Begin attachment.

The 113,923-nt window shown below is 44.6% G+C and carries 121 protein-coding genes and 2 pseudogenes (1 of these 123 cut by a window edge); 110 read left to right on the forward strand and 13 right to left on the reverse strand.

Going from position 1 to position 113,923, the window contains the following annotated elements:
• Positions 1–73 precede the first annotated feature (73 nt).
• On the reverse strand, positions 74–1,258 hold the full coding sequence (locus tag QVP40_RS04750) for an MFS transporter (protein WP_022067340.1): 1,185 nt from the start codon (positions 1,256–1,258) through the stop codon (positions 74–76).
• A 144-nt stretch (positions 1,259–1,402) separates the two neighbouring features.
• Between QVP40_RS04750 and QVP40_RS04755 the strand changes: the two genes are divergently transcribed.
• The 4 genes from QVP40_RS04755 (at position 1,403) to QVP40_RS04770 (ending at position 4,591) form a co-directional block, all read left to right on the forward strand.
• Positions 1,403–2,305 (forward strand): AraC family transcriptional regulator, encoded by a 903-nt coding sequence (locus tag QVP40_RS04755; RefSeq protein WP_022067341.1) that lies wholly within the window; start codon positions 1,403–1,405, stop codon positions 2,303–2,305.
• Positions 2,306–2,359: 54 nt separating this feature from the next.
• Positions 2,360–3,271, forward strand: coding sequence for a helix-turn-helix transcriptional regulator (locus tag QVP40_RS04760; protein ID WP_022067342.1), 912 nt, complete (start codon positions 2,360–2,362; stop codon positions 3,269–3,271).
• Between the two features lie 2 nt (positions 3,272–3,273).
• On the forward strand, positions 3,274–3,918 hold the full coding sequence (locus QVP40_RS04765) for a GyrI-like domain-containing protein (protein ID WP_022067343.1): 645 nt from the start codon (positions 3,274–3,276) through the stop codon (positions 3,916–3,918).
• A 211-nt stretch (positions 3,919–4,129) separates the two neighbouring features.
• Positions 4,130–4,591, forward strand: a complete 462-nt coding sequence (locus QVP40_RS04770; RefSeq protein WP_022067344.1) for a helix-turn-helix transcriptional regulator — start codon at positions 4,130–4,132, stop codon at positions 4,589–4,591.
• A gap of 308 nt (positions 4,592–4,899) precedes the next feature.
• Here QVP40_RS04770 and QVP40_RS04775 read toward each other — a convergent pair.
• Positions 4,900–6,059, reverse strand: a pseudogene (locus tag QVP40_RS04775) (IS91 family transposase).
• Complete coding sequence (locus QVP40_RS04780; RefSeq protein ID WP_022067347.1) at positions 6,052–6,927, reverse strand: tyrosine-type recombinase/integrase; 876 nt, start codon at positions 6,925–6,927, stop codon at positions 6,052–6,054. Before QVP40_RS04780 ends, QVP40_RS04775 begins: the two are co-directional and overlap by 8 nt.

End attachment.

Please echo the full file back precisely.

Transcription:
The 113,923-nt window shown below is 44.6% G+C and carries 121 protein-coding genes and 2 pseudogenes (1 of these 123 cut by a window edge); 110 read left to right on the forward strand and 13 right to left on the reverse strand.

Going from position 1 to position 113,923, the window contains the following annotated elements:
• Positions 1–73 precede the first annotated feature (73 nt).
• On the reverse strand, positions 74–1,258 hold the full coding sequence (locus tag QVP40_RS04750) for an MFS transporter (protein WP_022067340.1): 1,185 nt from the start codon (positions 1,256–1,258) through the stop codon (positions 74–76).
• A 144-nt stretch (positions 1,259–1,402) separates the two neighbouring features.
• Between QVP40_RS04750 and QVP40_RS04755 the strand changes: the two genes are divergently transcribed.
• The 4 genes from QVP40_RS04755 (at position 1,403) to QVP40_RS04770 (ending at position 4,591) form a co-directional block, all read left to right on the forward strand.
• Positions 1,403–2,305 (forward strand): AraC family transcriptional regulator, encoded by a 903-nt coding sequence (locus tag QVP40_RS04755; RefSeq protein WP_022067341.1) that lies wholly within the window; start codon positions 1,403–1,405, stop codon positions 2,303–2,305.
• Positions 2,306–2,359: 54 nt separating this feature from the next.
• Positions 2,360–3,271, forward strand: coding sequence for a helix-turn-helix transcriptional regulator (locus tag QVP40_RS04760; protein ID WP_022067342.1), 912 nt, complete (start codon positions 2,360–2,362; stop codon positions 3,269–3,271).
• Between the two features lie 2 nt (positions 3,272–3,273).
• On the forward strand, positions 3,274–3,918 hold the full coding sequence (locus QVP40_RS04765) for a GyrI-like domain-containing protein (protein ID WP_022067343.1): 645 nt from the start codon (positions 3,274–3,276) through the stop codon (positions 3,916–3,918).
• A 211-nt stretch (positions 3,919–4,129) separates the two neighbouring features.
• Positions 4,130–4,591, forward strand: a complete 462-nt coding sequence (locus QVP40_RS04770; RefSeq protein WP_022067344.1) for a helix-turn-helix transcriptional regulator — start codon at positions 4,130–4,132, stop codon at positions 4,589–4,591.
• A gap of 308 nt (positions 4,592–4,899) precedes the next feature.
• Here QVP40_RS04770 and QVP40_RS04775 read toward each other — a convergent pair.
• Positions 4,900–6,059, reverse strand: a pseudogene (locus tag QVP40_RS04775) (IS91 family transposase).
• Complete coding sequence (locus QVP40_RS04780; RefSeq protein ID WP_022067347.1) at positions 6,052–6,927, reverse strand: tyrosine-type recombinase/integrase; 876 nt, start codon at positions 6,925–6,927, stop codon at positions 6,052–6,054. Before QVP40_RS04780 ends, QVP40_RS04775 begins: the two are co-directional and overlap by 8 nt.